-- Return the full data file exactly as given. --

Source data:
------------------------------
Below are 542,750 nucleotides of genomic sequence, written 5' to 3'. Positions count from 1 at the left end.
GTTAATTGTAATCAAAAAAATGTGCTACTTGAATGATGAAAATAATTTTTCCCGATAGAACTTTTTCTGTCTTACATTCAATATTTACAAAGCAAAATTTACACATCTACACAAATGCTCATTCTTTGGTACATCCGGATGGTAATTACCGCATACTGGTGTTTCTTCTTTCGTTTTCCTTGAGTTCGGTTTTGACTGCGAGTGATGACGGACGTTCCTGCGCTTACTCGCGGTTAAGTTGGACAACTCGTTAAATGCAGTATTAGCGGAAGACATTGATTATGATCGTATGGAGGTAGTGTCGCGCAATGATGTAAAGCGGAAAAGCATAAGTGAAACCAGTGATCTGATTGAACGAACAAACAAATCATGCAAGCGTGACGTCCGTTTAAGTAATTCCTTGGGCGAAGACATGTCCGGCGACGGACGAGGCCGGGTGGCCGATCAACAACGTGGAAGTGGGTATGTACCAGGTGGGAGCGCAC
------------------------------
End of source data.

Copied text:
Below are 542,750 nucleotides of genomic sequence, written 5' to 3'. Positions count from 1 at the left end.
GTTAATTGTAATCAAAAAAATGTGCTACTTGAATGATGAAAATAATTTTTCCCGATAGAACTTTTTCTGTCTTACATTCAATATTTACAAAGCAAAATTTACACATCTACACAAATGCTCATTCTTTGGTACATCCGGATGGTAATTACCGCATACTGGTGTTTCTTCTTTCGTTTTCCTTGAGTTCGGTTTTGACTGCGAGTGATGACGGACGTTCCTGCGCTTACTCGCGGTTAAGTTGGACAACTCGTTAAATGCAGTATTAGCGGAAGACATTGATTATGATCGTATGGAGGTAGTGTCGCGCAATGATGTAAAGCGGAAAAGCATAAGTGAAACCAGTGATCTGATTGAACGAACAAACAAATCATGCAAGCGTGACGTCCGTTTAAGTAATTCCTTGGGCGAAGACATGTCCGGCGACGGACGAGGCCGGGTGGCCGATCAACAACGTGGAAGTGGGTATGTACCAGGTGGGAGCGCAC